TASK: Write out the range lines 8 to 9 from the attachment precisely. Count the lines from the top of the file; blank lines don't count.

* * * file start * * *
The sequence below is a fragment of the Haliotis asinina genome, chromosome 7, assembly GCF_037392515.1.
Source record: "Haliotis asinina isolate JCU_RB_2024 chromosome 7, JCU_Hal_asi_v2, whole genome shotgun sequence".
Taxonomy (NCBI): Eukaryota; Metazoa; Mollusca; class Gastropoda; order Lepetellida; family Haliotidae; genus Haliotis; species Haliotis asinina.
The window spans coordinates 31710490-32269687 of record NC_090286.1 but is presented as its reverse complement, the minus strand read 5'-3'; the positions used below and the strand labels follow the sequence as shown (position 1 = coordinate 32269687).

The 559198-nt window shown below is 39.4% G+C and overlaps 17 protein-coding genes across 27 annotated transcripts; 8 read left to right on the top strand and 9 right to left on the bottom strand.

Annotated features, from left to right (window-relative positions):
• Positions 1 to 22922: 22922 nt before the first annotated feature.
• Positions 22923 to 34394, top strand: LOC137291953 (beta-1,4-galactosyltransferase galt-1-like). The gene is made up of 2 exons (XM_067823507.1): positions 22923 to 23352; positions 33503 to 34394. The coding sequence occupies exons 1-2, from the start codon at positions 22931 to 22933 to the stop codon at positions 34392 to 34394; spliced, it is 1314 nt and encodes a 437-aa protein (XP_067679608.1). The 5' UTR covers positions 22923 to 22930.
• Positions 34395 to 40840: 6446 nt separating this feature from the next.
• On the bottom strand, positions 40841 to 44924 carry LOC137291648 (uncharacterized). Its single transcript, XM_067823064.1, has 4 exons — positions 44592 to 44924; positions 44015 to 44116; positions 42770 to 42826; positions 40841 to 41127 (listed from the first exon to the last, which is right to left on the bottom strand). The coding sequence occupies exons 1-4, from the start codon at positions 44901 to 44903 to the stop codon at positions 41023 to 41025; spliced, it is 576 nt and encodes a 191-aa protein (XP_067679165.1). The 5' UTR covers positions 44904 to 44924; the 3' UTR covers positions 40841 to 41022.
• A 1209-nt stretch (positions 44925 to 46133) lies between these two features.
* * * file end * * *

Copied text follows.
• Positions 22923 to 34394, top strand: LOC137291953 (beta-1,4-galactosyltransferase galt-1-like). The gene is made up of 2 exons (XM_067823507.1): positions 22923 to 23352; positions 33503 to 34394. The coding sequence occupies exons 1-2, from the start codon at positions 22931 to 22933 to the stop codon at positions 34392 to 34394; spliced, it is 1314 nt and encodes a 437-aa protein (XP_067679608.1). The 5' UTR covers positions 22923 to 22930.
• Positions 34395 to 40840: 6446 nt separating this feature from the next.